10 Frequency (Hz)

     10

     Figure 10: S11 and S21 for Three Trace Types 3.4 Network Analysis Figure 10 presents S11 and S21 in magnitude and phase form for a straight trace, a 15-mil-pitch trace, and a 10-mil-pitch trace plotted together. Only one sample of each trace type is plotted in each chart.

     4.0 Discussion of Results

     The TDT picture of Figure 8 allows calculation of the time delays through each type of line. Clearly, the meandering lines are faster than a straight line of equivalent length. The trend is plotted in Figure 11. The horizontal axis of Figure 11 corresponds to the vertical axis of Figure 8: the fraction of full-scale voltage, or amplitude. For each amplitude level we have plotted the range of the differences in delay between each meander line and the straight line. For example, the 15mil-pitch lines led the straight line by 21-38 ps.

     9

     120

     100

     d=10 mils

     Time delay reduction (ps)

     80

     60

     40

     d=15 mils

     20

     0 0

     0.1

     0.2

     0.3

     0.4 0.5 0.6 Normalized Amplitude

     0.7

     0.8

     0.9

     1

     Figure 11: Time Delay Reduction Delay differs with the receiver??s threshold. Figure 11 shows how much time delay reduction, and variance in time delay, can be expected for a given logic threshold. For example, a receiver with a threshold of one-half the full-scale voltage will detect the delay for the 15-mil-pitch line as 30 ps shorter than the

    delay for the straight line, and the delay for the 10-mil-pitch line is 50 ps shorter than the delay for the straight line. Therefore designers may think they have matched delays, but have actually created 50 ps of skew. The time delay reduction measurements are summarized in Table 1. Table 1: Time Delay Reduction d (mils) Straight 15 10 Nominal Meander Delay (ps) 340 340 340 Reduction (ps) 0 30 50 Error 0 9% 15%

     The nominal meander delay was calculated by Equation 4-1, where Equation 2-2 has been used for velocity, and L refers to the intended length of the meandering section: L L 2in T nom = -- = = = 340 ps v 8m c? ?Å 3 ?Á 10 ? 4.3 s (4-1)

     10

     Figure 12: Meander Line Partitioned into Two Sets of Coupled Transmission Lines The TDR measurements of Figure 9 do not indicate a trend for the characteristic impedance that relates to the presence of a meander line. The variations from trace to trace caused by measurement or manufacturing errors dominate any meander-line effects. Also, the S-parameter graphs of Figure 10 do not show signi?cant differences. All three lines graphed have similar attenuation and re?ection characteristics.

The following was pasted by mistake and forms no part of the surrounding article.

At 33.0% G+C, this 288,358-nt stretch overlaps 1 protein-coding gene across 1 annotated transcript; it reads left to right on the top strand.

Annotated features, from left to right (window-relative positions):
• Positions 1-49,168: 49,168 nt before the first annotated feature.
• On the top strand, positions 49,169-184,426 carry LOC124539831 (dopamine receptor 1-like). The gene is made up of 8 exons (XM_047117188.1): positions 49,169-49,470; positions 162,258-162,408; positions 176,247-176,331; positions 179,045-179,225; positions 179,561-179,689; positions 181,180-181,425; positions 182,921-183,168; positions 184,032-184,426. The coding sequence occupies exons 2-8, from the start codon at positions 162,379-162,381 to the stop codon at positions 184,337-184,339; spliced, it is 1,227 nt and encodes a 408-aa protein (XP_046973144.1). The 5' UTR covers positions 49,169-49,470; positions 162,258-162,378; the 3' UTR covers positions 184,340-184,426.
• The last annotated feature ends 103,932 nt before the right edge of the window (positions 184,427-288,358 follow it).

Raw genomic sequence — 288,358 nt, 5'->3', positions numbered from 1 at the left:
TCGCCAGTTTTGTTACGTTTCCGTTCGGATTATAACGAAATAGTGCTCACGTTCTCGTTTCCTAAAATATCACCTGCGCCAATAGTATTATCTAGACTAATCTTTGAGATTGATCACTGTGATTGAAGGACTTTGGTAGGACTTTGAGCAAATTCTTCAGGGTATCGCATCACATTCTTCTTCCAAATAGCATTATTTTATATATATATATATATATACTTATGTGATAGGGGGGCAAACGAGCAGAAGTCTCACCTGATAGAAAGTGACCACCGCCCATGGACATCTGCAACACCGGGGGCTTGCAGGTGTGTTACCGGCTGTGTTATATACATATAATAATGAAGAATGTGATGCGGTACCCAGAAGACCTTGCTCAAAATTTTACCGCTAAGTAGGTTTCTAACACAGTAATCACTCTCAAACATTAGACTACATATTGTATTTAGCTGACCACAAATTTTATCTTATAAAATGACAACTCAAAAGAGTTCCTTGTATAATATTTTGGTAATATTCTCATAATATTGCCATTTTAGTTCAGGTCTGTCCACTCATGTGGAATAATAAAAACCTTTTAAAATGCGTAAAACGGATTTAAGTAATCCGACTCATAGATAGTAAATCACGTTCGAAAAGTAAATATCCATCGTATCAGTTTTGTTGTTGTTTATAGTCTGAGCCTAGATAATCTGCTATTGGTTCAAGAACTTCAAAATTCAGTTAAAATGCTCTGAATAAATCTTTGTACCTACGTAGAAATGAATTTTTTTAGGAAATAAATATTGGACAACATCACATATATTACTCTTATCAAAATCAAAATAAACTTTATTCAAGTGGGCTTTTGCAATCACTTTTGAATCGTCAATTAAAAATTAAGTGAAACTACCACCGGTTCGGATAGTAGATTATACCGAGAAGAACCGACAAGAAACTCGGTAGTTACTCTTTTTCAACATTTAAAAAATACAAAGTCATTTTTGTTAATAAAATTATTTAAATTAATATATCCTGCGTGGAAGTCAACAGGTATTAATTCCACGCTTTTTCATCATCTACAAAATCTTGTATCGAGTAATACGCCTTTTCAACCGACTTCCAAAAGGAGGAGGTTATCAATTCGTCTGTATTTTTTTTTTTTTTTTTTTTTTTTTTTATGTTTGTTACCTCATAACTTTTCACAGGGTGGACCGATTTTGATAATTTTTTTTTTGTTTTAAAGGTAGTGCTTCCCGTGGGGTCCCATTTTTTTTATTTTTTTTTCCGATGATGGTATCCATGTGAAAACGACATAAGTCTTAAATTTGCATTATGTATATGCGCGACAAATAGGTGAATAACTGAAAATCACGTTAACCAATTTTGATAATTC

5.0 Linked-W Element Circuit Model

     A circuit model suitable for simulation in HSPICE has been developed which predicts the time delay reduction effect. This model is based on the observation that the center of Figure 12 looks like an array of wires running vertically. That array can be modelled as N coupled transmission lines with the HSPICE W element. In this section, we discuss how the model is constructed, present time-domain simulation results, and compare those results to the measured values. 5.1 Construction of Linked-W Model Each of the dashed rectangles contains a set of N parallel, lossy, coupled lines. Each rectangle can be replaced with a W element for simulation in HSPICE. Each W element will have 2N+1 terminals (two for each signal conductor segment and one for a ground reference). These terminals can be stitched together with ideal wires, and lumped capacitance can optionally be added at the turns.

     11

     Gnd

     A1 1

     Cturn

     A2 3

     Cturn

     A3 5

     Cturn

     A4 7

     Cturn

     A5 9

     Cturn

     W element Gnd AB1

     2

     4

     6

     8

     10

     11 AB2

     12 AB3

     13 AB4

     14 AB5

     15 AB6

     16 AB7

     17 AB8

     18 AB9

     19

     20

     OUT IN W element Gnd 1 2 3 4 5 6 7 8 9 10

     11 F1

     12

     13 F2

     14

     15 F3

     16

     17 F4

     18

     19 F5

     20

     Cturn

     Cturn

     Cturn

     Cturn

     Cturn

     Gnd

     Figure 13: Linked-W Circuit Model for Meander Section Figure 13 shows the circuit schematic used for this geometry. Each box is a 10-signal-conductor W element. A signal enters at terminal ??IN,?? crosses the lower W element on one of the signal conductors, then is fed into the neighboring signal conductor. Table 2 lists the parameters which must be speci?ed to construct the model [6]. In the rest of this section we will show how the value of each parameter was found or estimated. Table 2: Linked-W Model Parameters Parameter N L L matrix C matrix R matrix G matrix Rs matrix Cturn Description Number of parallel conductors Length of wire represented by each section Inductance